I started my career in this industry as a deck builder. Like a lot of folks who get into construction, I came from a modest upbringing. My parents didn’t have a lot of money and they taught me early on that credit wasn’t always a good way to do business. The more I’ve grown my company, the more I’ve let my personal values guide the business decisions that I make.
One of the reasons I first founded The Deck Store years ago is because local lumberyards wanted me to use their in-house credit lines, and I preferred not to. I had an established relationship with my credit card company and I preferred to use the card and manage my own rewards while paying it off monthly. This also allowed me to take my credit card to other businesses when needed and didn’t hold me down to one store’s line of credit. As my business grew, the benefits of using a credit card and paying it regularly grew as well.
I know I’m aging myself by saying this, but back before I owned my own lumberyard, I had to encourage the lumberyards in my area to accept credit cards, and explain to them why it was valuable. Ultimately, the forced use of company lines of credit is what pushed me to open my own lumberyard.
Of course, not every deck builder can obtain their own credit card, so I did relent in the early days and offer a couple of people store credit. I learned quickly to never do it again. They had to be constantly reminded to pay their bill, and when they did pay it, they eventually ended up using a credit card or a bank line of credit to pay it. Well, why didn’t they just do that in the first place? It would have saved us both a lot of hassle. In the end, I came away with a new appreciation for cash flow, and a solid understanding of lien rights.
Since that time, companies have come in and offered us third-party contractor financing, and I’ve looked into it, but I’ve found that some of my customers didn’t qualify for the program. Again, that tells me that the best bet for my business is to recommend customers use credit cards. The fees really aren’t that bad, I get paid instantly, and they’re in charge of earning and managing their credit card rewards programs.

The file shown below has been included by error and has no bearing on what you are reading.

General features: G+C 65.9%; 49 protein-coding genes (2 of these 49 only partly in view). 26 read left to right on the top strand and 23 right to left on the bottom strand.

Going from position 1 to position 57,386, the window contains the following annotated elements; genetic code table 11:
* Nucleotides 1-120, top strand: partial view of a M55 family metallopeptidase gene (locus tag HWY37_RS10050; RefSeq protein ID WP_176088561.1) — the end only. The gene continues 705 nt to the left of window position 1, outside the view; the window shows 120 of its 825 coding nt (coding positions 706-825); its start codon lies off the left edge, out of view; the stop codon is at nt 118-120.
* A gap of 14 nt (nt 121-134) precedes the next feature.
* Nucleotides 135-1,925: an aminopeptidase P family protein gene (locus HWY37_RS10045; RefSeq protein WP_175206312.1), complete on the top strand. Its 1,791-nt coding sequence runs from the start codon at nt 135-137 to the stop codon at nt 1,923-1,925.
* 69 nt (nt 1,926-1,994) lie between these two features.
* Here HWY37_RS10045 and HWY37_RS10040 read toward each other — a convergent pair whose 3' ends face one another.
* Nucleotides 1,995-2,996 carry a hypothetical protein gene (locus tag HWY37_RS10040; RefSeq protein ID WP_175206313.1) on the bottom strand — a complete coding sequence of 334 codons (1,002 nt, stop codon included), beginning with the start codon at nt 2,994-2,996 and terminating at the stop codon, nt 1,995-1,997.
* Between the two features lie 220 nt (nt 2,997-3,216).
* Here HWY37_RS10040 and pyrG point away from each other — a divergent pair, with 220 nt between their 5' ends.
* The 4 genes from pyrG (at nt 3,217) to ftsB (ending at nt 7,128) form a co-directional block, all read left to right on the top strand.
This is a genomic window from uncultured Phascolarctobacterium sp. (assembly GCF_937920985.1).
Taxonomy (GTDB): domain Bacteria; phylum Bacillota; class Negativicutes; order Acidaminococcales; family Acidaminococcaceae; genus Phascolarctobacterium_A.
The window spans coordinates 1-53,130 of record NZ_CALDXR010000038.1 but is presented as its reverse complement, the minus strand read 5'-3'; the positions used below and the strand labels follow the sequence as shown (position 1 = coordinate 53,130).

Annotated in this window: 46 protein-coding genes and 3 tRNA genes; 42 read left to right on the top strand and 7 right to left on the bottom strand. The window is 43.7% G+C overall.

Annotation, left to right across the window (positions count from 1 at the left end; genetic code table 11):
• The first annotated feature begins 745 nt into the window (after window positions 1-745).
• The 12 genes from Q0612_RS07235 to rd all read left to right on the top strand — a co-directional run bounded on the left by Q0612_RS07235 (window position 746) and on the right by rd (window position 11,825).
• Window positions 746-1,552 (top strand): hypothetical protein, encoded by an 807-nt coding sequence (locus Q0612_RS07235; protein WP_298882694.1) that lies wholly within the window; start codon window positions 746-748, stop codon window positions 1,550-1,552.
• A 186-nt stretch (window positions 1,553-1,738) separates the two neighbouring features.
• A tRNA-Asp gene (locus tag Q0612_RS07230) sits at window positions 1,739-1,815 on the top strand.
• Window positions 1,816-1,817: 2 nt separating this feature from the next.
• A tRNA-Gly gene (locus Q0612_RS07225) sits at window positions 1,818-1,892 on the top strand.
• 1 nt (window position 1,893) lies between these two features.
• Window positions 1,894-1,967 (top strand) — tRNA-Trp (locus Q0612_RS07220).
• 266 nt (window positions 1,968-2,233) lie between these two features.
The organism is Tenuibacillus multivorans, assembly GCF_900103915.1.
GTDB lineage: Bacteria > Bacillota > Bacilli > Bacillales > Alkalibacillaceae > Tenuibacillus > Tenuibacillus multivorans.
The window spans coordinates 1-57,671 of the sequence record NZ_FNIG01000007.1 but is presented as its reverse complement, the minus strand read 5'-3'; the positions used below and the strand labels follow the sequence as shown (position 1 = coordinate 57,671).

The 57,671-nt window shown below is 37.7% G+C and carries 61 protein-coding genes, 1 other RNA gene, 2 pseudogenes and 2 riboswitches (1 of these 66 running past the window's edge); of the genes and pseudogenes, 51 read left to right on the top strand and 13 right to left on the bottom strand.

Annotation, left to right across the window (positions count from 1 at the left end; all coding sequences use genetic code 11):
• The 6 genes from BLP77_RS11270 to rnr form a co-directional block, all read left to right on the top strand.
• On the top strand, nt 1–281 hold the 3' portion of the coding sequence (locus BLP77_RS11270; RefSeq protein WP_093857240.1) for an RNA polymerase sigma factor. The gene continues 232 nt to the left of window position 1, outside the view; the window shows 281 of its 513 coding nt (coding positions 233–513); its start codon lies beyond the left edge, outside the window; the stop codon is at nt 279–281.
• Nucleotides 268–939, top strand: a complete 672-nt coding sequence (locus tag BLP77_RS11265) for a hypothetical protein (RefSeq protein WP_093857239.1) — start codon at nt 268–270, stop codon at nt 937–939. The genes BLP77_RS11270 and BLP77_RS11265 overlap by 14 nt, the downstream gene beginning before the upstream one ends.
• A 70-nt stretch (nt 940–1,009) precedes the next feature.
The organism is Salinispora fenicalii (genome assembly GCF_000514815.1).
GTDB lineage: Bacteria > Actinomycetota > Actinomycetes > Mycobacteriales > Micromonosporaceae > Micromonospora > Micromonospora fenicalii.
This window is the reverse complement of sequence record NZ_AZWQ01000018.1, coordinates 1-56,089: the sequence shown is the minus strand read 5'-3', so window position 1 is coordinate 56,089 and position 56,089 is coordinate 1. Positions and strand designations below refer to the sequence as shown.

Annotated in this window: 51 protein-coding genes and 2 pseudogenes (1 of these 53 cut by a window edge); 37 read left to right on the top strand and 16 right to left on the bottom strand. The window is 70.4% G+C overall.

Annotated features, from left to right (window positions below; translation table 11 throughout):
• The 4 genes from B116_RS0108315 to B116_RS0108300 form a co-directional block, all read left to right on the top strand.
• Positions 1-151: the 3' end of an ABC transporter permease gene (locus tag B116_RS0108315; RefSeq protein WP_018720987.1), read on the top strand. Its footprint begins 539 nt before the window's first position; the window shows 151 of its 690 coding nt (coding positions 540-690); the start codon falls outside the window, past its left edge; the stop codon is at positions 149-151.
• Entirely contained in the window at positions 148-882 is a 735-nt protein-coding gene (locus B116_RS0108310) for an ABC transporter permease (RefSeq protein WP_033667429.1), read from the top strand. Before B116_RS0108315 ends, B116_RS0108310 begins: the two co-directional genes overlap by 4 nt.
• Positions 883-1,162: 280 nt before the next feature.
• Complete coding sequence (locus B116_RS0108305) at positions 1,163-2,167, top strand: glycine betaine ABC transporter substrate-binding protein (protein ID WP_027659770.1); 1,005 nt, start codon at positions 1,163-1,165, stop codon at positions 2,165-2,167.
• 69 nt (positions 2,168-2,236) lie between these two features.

At the end of the day, we’re just trying to exchange building materials for money. The easiest, least time-consuming manner that I have found to do that is through credit cards.
Educate your customers on credit
Here’s the one single thing I’ve found that will get a builder to purchase more of your products without you having to risk extending them a line of credit to do so. Frankly, I don’t want to sell products to someone who really shouldn’t be buying them, or is in danger of not being able to pay for them. I deal primarily with decks, which are a luxury item to most people, yet I’m still surprised at the amount of contractors and homeowners who are willing to go into debt to make the decks happen.
What I’ve learned is that instead of just saying that I won’t offer credit and let a customer walk out, I give them other options. As my Office Manager Lisha Mathews says, I really try to be a mentor to younger deck builders. Together, she and I explain to them how they can make a purchase on a credit card and then work with them on how they can sell a deck project, and obtain payment on that project in 25% increments. By doing so, they should be able to take the money from the down payment and use that to pay for materials when they’re delivered. By teaching them how to sell a deck in increments that allows them to afford to pay their suppliers, they learn how to stay ahead of the game and by the time the 25% comes due at the end of the project, that becomes clear and free profit. It’s the most basic of business plans that I think any good contractor should know or keep a copy of in the glove box of his truck